Children’s books paired with passionate book people are a potent combination. On April 27th of 2017, I was reminded just how potent.
A few months ago, I was chatting with my neighbor on our driveway. She shared a few frustrations regarding processes at her work in an organization which helps place refugee families in the greater Seattle area. These families have run from war, famine, or natural disasters–sometimes more than one. They come to the World Relief offices and spend hours filling out paperwork as they are processed. If they have small children, their kids have to wait patiently, often for hours.
Since I’ve stepped away from the classroom to focus on my family and my writing, I’ve gotten to spend time getting to know my local booksellers, librarians, authors and illustrators. I knew my cadre of book people would have good suggestions for books to potentially entertain these kids. Why not set up a small collection of books at their office? The idea of an waiting room library was born.
Nothing makes a librarian or bookseller happier than being asked about books to fill a specific need. I also asked for suggestions on social media. Not only did the book community have ideas, they also wanted to donate books. The books, we thought, should be for kids who may or may not read English and they should see themselves reflected in those books. The families are from countries like Ukraine, Afghanistan, Iraq, Moldova, Russia, Somalia, Eritrea, Ethiopia, Iran and many others.
When Independent Bookstore day came (called Seattle SEABookstore Day in Seattle proper) most of our northwest indie bookshops get in on the action. One county librarian said she’d help by purchasing books created by our nearby authors and illustrators. This way she could support the locals as well as local business. All of this while helping a cause in which she believed. By the end of the week I had a stack of excellent titles.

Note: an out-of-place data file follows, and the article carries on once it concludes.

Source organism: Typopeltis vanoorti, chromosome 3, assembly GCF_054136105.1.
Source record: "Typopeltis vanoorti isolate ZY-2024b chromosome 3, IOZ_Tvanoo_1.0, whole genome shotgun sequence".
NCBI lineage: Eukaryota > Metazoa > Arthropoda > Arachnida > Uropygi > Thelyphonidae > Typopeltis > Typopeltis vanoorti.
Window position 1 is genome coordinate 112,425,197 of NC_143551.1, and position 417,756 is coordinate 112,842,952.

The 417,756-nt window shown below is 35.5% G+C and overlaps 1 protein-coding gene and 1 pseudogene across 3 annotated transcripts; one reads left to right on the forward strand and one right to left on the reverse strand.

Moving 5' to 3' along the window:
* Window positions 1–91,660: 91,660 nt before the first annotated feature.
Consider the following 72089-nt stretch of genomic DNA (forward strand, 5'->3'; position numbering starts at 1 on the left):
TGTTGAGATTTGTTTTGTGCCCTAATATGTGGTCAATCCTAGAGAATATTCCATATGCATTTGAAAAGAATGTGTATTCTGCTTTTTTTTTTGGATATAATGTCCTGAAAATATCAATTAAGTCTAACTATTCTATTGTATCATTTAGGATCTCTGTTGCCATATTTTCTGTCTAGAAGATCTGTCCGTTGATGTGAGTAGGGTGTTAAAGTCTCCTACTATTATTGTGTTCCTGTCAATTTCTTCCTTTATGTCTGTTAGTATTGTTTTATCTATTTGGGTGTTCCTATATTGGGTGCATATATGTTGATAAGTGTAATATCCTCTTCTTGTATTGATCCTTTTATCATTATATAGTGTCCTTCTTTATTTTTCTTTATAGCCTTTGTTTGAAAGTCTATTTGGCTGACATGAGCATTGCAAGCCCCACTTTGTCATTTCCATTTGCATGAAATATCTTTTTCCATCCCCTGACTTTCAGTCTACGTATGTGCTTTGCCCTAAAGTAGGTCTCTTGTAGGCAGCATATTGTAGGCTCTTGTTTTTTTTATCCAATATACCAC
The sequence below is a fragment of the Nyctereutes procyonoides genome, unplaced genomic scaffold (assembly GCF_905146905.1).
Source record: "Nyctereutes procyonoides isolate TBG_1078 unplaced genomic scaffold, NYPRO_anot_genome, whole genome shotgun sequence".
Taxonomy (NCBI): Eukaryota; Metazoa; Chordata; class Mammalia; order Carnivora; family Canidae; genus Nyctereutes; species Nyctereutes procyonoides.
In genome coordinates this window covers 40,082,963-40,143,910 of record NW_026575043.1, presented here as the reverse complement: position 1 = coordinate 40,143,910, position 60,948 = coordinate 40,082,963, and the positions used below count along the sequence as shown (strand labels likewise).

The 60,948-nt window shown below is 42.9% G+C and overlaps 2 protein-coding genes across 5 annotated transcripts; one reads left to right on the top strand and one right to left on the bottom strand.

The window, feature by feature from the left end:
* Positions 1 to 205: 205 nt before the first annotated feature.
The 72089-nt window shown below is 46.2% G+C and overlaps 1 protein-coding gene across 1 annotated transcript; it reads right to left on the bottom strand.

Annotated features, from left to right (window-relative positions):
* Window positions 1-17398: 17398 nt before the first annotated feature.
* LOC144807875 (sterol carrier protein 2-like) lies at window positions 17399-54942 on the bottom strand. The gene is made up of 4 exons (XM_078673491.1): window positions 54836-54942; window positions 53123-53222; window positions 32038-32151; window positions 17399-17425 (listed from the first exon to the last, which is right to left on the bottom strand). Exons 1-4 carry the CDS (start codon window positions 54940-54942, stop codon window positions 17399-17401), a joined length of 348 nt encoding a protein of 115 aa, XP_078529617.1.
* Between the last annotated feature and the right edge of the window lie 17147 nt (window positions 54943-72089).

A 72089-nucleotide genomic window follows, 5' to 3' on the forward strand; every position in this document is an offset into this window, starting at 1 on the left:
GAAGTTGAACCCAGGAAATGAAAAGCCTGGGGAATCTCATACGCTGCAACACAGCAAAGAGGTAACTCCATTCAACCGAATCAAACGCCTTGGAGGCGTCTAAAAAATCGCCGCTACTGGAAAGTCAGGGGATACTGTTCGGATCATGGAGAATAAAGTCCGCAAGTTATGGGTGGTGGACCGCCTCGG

At the recent LA SCBWI conference, I was fortunate to hear the executive editor of Salaam Reads speak. I approached her after and told her it was nice to have a publishing imprint where I knew I could find appropriate, quality books with Muslim characters for families and friends (including the refugee center). When I told her of my idea she said she’d be happy to send a box of books for the center, too.
The project hasn’t finished by any means. Since setting up the library to great success, other books have called out to me too. I recently came across Kadir Nelson’s beautifully illustrated Blue Sky White Stars, which I bought for the library. Also, Good Night Stories for Rebel Girls may be appropriate, as well, with its rich collection of inspiring women from around the world.
I received a card from my neighbor soon after. “Could you send this pic of our staff to say thank you to all the wonderful people in the children’s literature community? The kids absolutely love the books. Honestly I don’t know who loves them more the kids or staff! I’ve caught several staff reading the books together, as well as parents! Many blessings be upon you.”
The children receive the gift of empowerment and entertainment through books carefully selected by generous professionals.
I’ve been informed a local foster care facility has a library in constant need of graphic novels. I think I can predict the response I’ll get when I ask for some help finding titles.
While mild-mannered in public, behind closed doors MARK HOLTZEN has been known to groove to his diverse collection of music, cook and garden with moderate skill and make weird faces at his children and students. You also might find him inhaling handfuls of popcorn, struggling to learn new guitar chords or riding one of his bikes through Seattle. Currently on a teaching hiatus after years in an elementary classroom–including science at a gifted K-8 school–he writes essays, middle grade novels and is working to create more regional history for kids. He continues to be amazed and thankful (mostly) for the universe and its inhabitants daily. His debut picture book was A TICKET TO THE PENNANT with Sasquatch Books. Find him at his blog, Twitter, Instagram or Facebook.